U.S. airlines warn of flight disruptions without further 5G restrictions

In an alarming move, airlines in the U.S. have called for further restrictions on 5G networks around airports, amid concerns the use of a new C-band spectrum for the mobile services may disrupt plane altimeter readings.   

The chief executives of major passenger and cargo airlines warned in a letter to top U.S. officials that there could be significant flight disruptions when the new 5G services go live on January 19, unless implementation of the wireless service within 2 miles of major airport runways is delayed.  

As such, airlines want some 5G implementation set to start on Wednesday, delayed near significant airports in the U.S.  

On its part, AT&T — the world’s largest telecommunications company and the largest provider of mobile telephone services in the U.S. — and Verizon have already twice delayed the launch of their new C-Band 5G service, due to warnings from airlines and airplane manufacturers concerned that the new system might interfere with their ability to gauge altitude.  

“We are writing with urgency to request that 5G be implemented everywhere in the country except within the approximate two miles of airport runways as defined by the FAA on January 19, 2022,” the Chief Executives said in a letter.   

The CEOs who wrote to Transportation Secretary Pete Buttigieg — who ran as a candidate for president in the 2020 Democratic Party primaries — as well as other government officials, pointed out the risk of “economic calamity” should Verizon and AT&T proceed as planned with implementing the technology before the necessary upgrades and changes have been made to aviation equipment.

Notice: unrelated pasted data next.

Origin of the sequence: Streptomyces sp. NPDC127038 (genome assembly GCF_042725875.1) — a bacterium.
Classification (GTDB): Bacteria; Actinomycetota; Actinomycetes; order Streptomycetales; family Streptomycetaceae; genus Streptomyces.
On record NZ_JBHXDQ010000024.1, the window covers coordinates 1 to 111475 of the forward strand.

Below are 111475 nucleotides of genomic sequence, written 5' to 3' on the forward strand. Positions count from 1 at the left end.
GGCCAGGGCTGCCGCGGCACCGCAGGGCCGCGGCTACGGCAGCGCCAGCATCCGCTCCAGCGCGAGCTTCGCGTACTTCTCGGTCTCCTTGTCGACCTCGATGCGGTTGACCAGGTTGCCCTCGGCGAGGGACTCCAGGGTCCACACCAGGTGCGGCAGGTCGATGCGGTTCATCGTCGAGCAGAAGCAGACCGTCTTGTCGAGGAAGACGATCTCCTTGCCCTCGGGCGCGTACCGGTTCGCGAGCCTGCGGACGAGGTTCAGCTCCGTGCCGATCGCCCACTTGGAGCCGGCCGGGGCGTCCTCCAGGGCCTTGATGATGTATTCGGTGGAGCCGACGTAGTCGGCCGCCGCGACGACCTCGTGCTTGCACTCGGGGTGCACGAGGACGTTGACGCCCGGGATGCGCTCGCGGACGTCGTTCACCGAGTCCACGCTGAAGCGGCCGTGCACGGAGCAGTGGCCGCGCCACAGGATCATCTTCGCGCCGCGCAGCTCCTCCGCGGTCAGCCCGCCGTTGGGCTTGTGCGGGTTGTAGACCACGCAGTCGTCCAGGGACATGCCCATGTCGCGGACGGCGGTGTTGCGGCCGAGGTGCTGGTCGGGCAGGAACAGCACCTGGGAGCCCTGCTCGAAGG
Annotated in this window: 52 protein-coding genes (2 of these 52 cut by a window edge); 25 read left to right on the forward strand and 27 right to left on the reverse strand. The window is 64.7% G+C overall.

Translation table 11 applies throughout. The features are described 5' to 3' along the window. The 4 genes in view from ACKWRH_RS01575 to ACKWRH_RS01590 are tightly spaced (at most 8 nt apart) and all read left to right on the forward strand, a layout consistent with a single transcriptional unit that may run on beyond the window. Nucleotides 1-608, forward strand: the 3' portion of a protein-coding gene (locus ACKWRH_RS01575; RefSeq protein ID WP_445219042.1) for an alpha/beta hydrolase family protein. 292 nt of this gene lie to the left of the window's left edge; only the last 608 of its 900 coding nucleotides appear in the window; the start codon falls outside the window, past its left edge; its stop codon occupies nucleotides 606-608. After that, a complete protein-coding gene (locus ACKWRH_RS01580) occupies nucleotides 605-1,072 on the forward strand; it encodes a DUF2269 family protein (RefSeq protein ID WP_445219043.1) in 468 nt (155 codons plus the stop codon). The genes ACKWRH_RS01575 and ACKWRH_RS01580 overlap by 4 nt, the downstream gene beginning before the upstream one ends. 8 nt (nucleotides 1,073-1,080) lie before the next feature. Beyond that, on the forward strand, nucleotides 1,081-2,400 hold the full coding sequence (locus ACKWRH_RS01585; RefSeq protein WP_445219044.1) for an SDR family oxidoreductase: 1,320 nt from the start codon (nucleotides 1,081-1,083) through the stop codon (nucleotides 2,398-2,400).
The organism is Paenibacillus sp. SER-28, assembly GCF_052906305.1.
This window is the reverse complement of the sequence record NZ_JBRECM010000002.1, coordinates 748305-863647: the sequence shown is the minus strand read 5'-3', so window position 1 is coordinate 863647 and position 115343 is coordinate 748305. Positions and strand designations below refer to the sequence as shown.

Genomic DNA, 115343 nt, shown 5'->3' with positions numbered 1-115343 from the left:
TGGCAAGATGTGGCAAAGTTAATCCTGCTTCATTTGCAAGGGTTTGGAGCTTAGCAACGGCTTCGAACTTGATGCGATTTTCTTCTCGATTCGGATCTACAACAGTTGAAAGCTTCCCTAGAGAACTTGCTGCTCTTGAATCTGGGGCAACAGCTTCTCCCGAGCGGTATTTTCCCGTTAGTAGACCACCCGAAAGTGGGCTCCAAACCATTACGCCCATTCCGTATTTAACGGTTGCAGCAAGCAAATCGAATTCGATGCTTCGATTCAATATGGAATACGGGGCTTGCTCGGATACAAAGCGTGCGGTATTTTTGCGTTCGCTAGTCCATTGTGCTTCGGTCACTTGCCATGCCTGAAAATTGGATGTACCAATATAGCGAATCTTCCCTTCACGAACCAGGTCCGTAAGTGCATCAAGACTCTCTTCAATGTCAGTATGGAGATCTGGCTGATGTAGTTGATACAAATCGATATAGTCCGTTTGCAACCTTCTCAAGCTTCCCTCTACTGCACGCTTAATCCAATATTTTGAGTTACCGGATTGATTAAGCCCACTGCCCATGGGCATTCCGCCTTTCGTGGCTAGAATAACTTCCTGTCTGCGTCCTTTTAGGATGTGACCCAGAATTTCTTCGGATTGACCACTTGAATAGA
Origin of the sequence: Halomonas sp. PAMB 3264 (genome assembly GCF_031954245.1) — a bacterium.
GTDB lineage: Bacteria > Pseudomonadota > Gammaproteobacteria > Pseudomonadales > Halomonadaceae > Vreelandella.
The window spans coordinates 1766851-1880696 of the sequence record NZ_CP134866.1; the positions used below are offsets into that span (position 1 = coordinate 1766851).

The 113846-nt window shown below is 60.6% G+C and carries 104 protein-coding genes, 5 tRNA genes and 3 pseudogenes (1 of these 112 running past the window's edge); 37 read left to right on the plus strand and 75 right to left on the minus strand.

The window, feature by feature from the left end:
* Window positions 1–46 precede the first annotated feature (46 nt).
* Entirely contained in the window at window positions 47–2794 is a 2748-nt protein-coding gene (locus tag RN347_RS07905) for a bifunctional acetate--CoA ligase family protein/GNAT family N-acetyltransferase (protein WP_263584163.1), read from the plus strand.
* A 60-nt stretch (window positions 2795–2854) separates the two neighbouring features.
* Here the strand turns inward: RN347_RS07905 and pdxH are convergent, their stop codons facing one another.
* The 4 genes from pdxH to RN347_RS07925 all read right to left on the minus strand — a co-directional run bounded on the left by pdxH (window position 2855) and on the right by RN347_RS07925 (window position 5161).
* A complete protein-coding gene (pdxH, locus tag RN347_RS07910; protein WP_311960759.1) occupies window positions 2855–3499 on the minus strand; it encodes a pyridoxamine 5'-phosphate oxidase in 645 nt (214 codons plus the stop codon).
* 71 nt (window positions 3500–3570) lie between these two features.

“To be blunt, the nation’s commerce will grind to a halt,” the executives stressed.  

In addition, the Federal Aviation Administration regulator (FAA) said on Sunday that it had approved some transponders to be operated within areas where 5G will be deployed, clearing “as many as 48 of the 88 airports most directly affected by 5G C-Band interference.”  

However, airlines are expressing worry and concern that remaining limitations at those airports and a large amount of uncertified equipment could lead to the grounding of thousands of flights.  

It is worth mentioning that United Airlines noted on Monday that the fifth-generation technology rollout plan would negatively impact an estimated 1.25 million of the airline’s passengers, with 15,000 flights disrupted on an annual basis. The company also demanded from President Joe Biden’s administration to take urgent action.